When Christy Nielsen was searching for a new dog, she didn’t go to a pet store, or a breeder or even a shelter. Instead, Nielsen found her Pomeranian, Tinker, at the Omaha Correctional Center.
Tinker is one of hundreds of dogs that has been fostered by inmates at the prison as a part of their Canine Compassion program.
“I see the closeness the inmates have with the animals. They really take good care of them,” said Nielsen, an associate director of nursing at the prison.
Across the country, prisons and animal shelters are forming partnerships that put inmates in charge of training unruly dogs, giving both parties a chance at a fresh start.
Carol Byrnes is a professional animal trainer based in Spokane, Washington. Once a week she volunteers with local shelter Spokanimal, leading obedience classes for inmates and their dogs at Airway Heights Corrections Center.
“A lot of the dogs come from high kill shelters. Sometimes it’s life or death for these dogs that get to come here,” she said.
Byrnes was initially hesitant to get involved, but she developed a passion for the program after seeing the transformative effect it had on participants, both human and canine. For inmates and dogs who start off as distant or hard to reach, “as the program progresses, they open up, they blossom, they gain confidence, they gain social skills and the ability to problem solve and negotiate difficulties,” she said.
Although recently, prison animal programs have gained traction, the first documented account of a dog used for inmate rehabilitation can be traced back to 1925.
The details of each program differ but most follow the same basic guidelines. Dogs with behavioral issues who are not yet ready to be adopted are sent to live in a cell with their caretakers. For up to 16 weeks, the inmates are responsible for walking, feeding and playing with their dogs. Inmates also take part in formal obedience classes, teaching their animals the basic commands like sit and heel. In order to take part in the program, inmates have to exhibit good behavior for at least one year prior.
“I enjoy the challenge of training them. I like having the hard cases,” said Chris Williams, an inmate dog handler at Southern New Mexico State Correctional Facility in Las Cruces.
For Williams, the Prisoners and Animals Working Toward Success program, or PAWS, has provided an incentive to stay on the right path. “I spent most of my time locked up in maximum security before coming to this state. I used to be a big trouble maker and then I got here and got involved in the program and I’ve been doing pretty good,” he said.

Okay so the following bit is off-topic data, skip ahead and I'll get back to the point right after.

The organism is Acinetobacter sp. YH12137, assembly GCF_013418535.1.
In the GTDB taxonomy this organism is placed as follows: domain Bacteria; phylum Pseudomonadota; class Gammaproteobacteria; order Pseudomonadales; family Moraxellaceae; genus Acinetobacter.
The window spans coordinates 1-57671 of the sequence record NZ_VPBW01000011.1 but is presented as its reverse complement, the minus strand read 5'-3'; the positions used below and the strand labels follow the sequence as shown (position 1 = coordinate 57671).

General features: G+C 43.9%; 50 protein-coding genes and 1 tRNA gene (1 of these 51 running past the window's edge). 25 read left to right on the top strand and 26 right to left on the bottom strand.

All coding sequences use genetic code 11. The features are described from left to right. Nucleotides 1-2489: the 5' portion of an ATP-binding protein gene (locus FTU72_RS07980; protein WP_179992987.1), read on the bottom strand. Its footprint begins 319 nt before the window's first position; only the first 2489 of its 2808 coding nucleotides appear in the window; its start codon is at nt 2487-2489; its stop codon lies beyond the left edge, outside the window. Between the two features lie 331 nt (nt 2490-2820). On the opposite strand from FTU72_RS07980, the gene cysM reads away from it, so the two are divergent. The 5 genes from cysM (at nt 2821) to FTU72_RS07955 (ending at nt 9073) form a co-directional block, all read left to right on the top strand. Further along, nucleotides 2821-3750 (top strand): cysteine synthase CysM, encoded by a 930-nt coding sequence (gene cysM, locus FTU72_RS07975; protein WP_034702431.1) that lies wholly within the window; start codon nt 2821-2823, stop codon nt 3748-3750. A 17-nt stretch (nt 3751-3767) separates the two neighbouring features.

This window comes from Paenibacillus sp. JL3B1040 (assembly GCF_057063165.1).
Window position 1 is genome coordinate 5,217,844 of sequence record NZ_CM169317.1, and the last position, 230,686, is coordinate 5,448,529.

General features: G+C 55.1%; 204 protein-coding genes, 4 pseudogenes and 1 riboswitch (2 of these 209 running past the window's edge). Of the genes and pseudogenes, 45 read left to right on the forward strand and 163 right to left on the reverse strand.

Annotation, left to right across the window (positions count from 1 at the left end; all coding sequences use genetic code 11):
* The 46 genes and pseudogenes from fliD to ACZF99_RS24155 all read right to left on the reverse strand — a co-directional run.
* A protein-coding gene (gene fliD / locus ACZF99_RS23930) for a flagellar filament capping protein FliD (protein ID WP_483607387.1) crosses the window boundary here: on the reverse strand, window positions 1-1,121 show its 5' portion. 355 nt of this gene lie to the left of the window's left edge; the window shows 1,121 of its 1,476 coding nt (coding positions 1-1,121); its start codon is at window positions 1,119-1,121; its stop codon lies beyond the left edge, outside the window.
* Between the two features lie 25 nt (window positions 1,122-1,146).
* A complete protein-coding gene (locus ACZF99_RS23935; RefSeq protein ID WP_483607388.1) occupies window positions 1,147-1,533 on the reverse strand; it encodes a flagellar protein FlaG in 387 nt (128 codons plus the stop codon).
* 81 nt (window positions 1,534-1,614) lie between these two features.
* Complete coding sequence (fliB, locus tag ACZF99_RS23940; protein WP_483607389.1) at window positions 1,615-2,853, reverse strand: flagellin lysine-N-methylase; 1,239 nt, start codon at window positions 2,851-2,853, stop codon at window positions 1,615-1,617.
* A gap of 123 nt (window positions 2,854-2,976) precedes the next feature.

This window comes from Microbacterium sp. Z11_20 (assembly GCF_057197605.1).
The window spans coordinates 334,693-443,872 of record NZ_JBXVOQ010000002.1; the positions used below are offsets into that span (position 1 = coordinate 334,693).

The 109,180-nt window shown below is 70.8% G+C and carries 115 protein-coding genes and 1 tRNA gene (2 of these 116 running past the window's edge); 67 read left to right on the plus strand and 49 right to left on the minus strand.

Renee Waskiewicz, a hearing officer who oversees PAWS at the prison, said it has helped the inmates correct some of the behaviors that may have landed them in jail in the first place.
“The men in our pods have created so much loss, not only in their lives but in their families’ lives and lots of victims’ lives,” she said. “These dogs have really shown them compassion for other living things. Empathy.”
Kimberly Collica-Cox, associate professor of criminal justice at Pace University in New York, has studied how the symbiotic relationship between humans and dogs can be useful in prisons. Collica-Cox helped develop a program through Pace that uses animal assisted therapy to teach incarcerated mothers better parenting skills.
“What we find is that dogs can trigger feelings of safety in humans, which will allow them to sort of open up and communicate more, which can be very helpful in a correctional setting,” she said, adding that there’s a great deal of research to support these findings.
One study published in the Journal of Behavioral Medicine showed that human-animal interactions can actually lead to lower blood pressure and heart rate, two physiological indicators of stress. Psychologists studying a prison-based animal program in the UK concluded that working with animals helped inmates develop a deeper sense of responsibility and trust. This resulted in enhanced communications between peers as well as with staff.
Since they started bringing dogs from the Monterey County ASPCA into Salinas Valley State Prison in Soledad, California, Lieutenant David Lopez said he’s seen a significant decrease in conflicts. “There’s a lot less incidences, a lot less crime and a lot of inmates are trying to stay out of trouble so they can meet the prerequisites to become an inmate dog handler,” he said. “The dogs have brought humanity into this prison setting.”
Although working with the dogs can be difficult at times, for Justin Chinn, an inmate at the Omaha Correctional Center, saying goodbye is always the hardest part. Even though it’s been nearly two years since they parted ways, Chinn said he still misses the first dog he ever trained, a black lab named Maisy.
“She was a handful. It was tough with her but after about a week it was wonderful,” he said. “It felt good to know that I brought out the good in the dog and she brought out the good in me. And to know that she went to a good home with kids. She’s living a good life.”
Photo Credit: AP
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